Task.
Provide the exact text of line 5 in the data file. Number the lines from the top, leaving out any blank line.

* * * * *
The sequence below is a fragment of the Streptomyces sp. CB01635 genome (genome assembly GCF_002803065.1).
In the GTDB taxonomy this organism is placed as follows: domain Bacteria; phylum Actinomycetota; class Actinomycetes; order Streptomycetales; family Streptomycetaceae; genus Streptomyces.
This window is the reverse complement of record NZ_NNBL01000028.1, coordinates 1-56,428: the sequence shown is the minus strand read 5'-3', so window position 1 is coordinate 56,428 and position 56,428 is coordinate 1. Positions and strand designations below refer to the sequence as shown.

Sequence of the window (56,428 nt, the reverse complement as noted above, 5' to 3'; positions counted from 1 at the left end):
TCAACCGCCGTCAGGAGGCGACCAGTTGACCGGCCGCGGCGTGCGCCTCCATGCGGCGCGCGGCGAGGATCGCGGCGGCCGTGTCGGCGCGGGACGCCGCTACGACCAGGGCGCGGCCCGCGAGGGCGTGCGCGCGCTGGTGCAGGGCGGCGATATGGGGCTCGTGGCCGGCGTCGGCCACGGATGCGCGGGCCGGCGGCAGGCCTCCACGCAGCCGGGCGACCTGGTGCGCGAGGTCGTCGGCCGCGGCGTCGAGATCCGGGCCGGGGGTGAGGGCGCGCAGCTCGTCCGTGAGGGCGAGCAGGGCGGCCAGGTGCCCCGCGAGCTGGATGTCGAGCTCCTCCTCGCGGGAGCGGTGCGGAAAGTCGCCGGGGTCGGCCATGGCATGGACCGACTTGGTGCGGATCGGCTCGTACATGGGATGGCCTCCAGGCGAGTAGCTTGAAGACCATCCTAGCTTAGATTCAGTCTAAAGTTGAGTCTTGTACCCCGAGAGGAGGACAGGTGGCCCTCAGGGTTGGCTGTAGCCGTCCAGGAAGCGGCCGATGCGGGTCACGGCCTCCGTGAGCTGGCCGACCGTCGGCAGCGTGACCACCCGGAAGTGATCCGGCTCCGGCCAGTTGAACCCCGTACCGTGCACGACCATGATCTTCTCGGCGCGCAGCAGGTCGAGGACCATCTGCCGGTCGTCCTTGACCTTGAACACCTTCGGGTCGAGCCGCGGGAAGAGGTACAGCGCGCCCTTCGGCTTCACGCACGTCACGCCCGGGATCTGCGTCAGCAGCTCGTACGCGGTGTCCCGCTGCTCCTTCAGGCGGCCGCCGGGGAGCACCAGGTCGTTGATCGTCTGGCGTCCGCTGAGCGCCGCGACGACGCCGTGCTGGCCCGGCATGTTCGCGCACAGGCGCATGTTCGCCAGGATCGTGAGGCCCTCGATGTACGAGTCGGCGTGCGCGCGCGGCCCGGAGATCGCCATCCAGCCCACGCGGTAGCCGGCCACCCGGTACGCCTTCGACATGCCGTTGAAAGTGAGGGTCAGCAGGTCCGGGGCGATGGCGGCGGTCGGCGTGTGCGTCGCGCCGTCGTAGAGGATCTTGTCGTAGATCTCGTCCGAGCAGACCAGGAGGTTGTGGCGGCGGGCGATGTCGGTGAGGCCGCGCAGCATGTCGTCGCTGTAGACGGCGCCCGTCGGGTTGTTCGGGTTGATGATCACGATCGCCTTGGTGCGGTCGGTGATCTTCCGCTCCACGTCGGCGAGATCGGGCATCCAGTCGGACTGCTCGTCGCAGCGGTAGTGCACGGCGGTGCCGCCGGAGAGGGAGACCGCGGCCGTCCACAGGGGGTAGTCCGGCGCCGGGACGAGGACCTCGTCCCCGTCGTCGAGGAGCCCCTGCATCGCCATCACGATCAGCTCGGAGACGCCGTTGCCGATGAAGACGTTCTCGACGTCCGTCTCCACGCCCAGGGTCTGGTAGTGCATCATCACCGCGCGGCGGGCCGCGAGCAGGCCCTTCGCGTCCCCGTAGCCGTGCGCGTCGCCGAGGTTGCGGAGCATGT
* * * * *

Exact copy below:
TCAACCGCCGTCAGGAGGCGACCAGTTGACCGGCCGCGGCGTGCGCCTCCATGCGGCGCGCGGCGAGGATCGCGGCGGCCGTGTCGGCGCGGGACGCCGCTACGACCAGGGCGCGGCCCGCGAGGGCGTGCGCGCGCTGGTGCAGGGCGGCGATATGGGGCTCGTGGCCGGCGTCGGCCACGGATGCGCGGGCCGGCGGCAGGCCTCCACGCAGCCGGGCGACCTGGTGCGCGAGGTCGTCGGCCGCGGCGTCGAGATCCGGGCCGGGGGTGAGGGCGCGCAGCTCGTCCGTGAGGGCGAGCAGGGCGGCCAGGTGCCCCGCGAGCTGGATGTCGAGCTCCTCCTCGCGGGAGCGGTGCGGAAAGTCGCCGGGGTCGGCCATGGCATGGACCGACTTGGTGCGGATCGGCTCGTACATGGGATGGCCTCCAGGCGAGTAGCTTGAAGACCATCCTAGCTTAGATTCAGTCTAAAGTTGAGTCTTGTACCCCGAGAGGAGGACAGGTGGCCCTCAGGGTTGGCTGTAGCCGTCCAGGAAGCGGCCGATGCGGGTCACGGCCTCCGTGAGCTGGCCGACCGTCGGCAGCGTGACCACCCGGAAGTGATCCGGCTCCGGCCAGTTGAACCCCGTACCGTGCACGACCATGATCTTCTCGGCGCGCAGCAGGTCGAGGACCATCTGCCGGTCGTCCTTGACCTTGAACACCTTCGGGTCGAGCCGCGGGAAGAGGTACAGCGCGCCCTTCGGCTTCACGCACGTCACGCCCGGGATCTGCGTCAGCAGCTCGTACGCGGTGTCCCGCTGCTCCTTCAGGCGGCCGCCGGGGAGCACCAGGTCGTTGATCGTCTGGCGTCCGCTGAGCGCCGCGACGACGCCGTGCTGGCCCGGCATGTTCGCGCACAGGCGCATGTTCGCCAGGATCGTGAGGCCCTCGATGTACGAGTCGGCGTGCGCGCGCGGCCCGGAGATCGCCATCCAGCCCACGCGGTAGCCGGCCACCCGGTACGCCTTCGACATGCCGTTGAAAGTGAGGGTCAGCAGGTCCGGGGCGATGGCGGCGGTCGGCGTGTGCGTCGCGCCGTCGTAGAGGATCTTGTCGTAGATCTCGTCCGAGCAGACCAGGAGGTTGTGGCGGCGGGCGATGTCGGTGAGGCCGCGCAGCATGTCGTCGCTGTAGACGGCGCCCGTCGGGTTGTTCGGGTTGATGATCACGATCGCCTTGGTGCGGTCGGTGATCTTCCGCTCCACGTCGGCGAGATCGGGCATCCAGTCGGACTGCTCGTCGCAGCGGTAGTGCACGGCGGTGCCGCCGGAGAGGGAGACCGCGGCCGTCCACAGGGGGTAGTCCGGCGCCGGGACGAGGACCTCGTCCCCGTCGTCGAGGAGCCCCTGCATCGCCATCACGATCAGCTCGGAGACGCCGTTGCCGATGAAGACGTTCTCGACGTCCGTCTCCACGCCCAGGGTCTGGTAGTGCATCATCACCGCGCGGCGGGCCGCGAGCAGGCCCTTCGCGTCCCCGTAGCCGTGCGCGTCGCCGAGGTTGCGGAGCATGT